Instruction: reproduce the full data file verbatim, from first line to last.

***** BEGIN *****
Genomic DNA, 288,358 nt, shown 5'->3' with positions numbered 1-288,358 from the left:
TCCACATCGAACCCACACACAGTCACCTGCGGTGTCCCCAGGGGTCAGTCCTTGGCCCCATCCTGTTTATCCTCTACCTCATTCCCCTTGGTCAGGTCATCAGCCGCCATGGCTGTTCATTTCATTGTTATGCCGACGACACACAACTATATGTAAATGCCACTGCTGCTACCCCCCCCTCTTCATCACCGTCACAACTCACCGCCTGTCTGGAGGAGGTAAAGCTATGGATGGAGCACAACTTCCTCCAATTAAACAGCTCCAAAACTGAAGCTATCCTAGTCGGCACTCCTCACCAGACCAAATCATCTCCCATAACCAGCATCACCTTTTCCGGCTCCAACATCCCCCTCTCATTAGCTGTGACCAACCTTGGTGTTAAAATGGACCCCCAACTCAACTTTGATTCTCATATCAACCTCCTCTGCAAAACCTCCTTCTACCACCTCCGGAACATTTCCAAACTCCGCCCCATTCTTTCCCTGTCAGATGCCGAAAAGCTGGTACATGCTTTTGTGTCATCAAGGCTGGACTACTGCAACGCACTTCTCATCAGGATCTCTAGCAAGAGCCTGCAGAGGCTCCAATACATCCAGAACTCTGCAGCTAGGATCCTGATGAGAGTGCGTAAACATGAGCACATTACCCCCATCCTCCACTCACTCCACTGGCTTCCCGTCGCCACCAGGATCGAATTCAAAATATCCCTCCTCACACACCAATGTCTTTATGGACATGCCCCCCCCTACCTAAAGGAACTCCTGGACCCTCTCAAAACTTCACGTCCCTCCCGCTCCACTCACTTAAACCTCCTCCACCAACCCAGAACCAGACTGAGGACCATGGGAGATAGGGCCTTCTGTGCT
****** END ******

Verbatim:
Genomic DNA, 288,358 nt, shown 5'->3' with positions numbered 1-288,358 from the left:
TCCACATCGAACCCACACACAGTCACCTGCGGTGTCCCCAGGGGTCAGTCCTTGGCCCCATCCTGTTTATCCTCTACCTCATTCCCCTTGGTCAGGTCATCAGCCGCCATGGCTGTTCATTTCATTGTTATGCCGACGACACACAACTATATGTAAATGCCACTGCTGCTACCCCCCCCTCTTCATCACCGTCACAACTCACCGCCTGTCTGGAGGAGGTAAAGCTATGGATGGAGCACAACTTCCTCCAATTAAACAGCTCCAAAACTGAAGCTATCCTAGTCGGCACTCCTCACCAGACCAAATCATCTCCCATAACCAGCATCACCTTTTCCGGCTCCAACATCCCCCTCTCATTAGCTGTGACCAACCTTGGTGTTAAAATGGACCCCCAACTCAACTTTGATTCTCATATCAACCTCCTCTGCAAAACCTCCTTCTACCACCTCCGGAACATTTCCAAACTCCGCCCCATTCTTTCCCTGTCAGATGCCGAAAAGCTGGTACATGCTTTTGTGTCATCAAGGCTGGACTACTGCAACGCACTTCTCATCAGGATCTCTAGCAAGAGCCTGCAGAGGCTCCAATACATCCAGAACTCTGCAGCTAGGATCCTGATGAGAGTGCGTAAACATGAGCACATTACCCCCATCCTCCACTCACTCCACTGGCTTCCCGTCGCCACCAGGATCGAATTCAAAATATCCCTCCTCACACACCAATGTCTTTATGGACATGCCCCCCCCTACCTAAAGGAACTCCTGGACCCTCTCAAAACTTCACGTCCCTCCCGCTCCACTCACTTAAACCTCCTCCACCAACCCAGAACCAGACTGAGGACCATGGGAGATAGGGCCTTCTGTGCT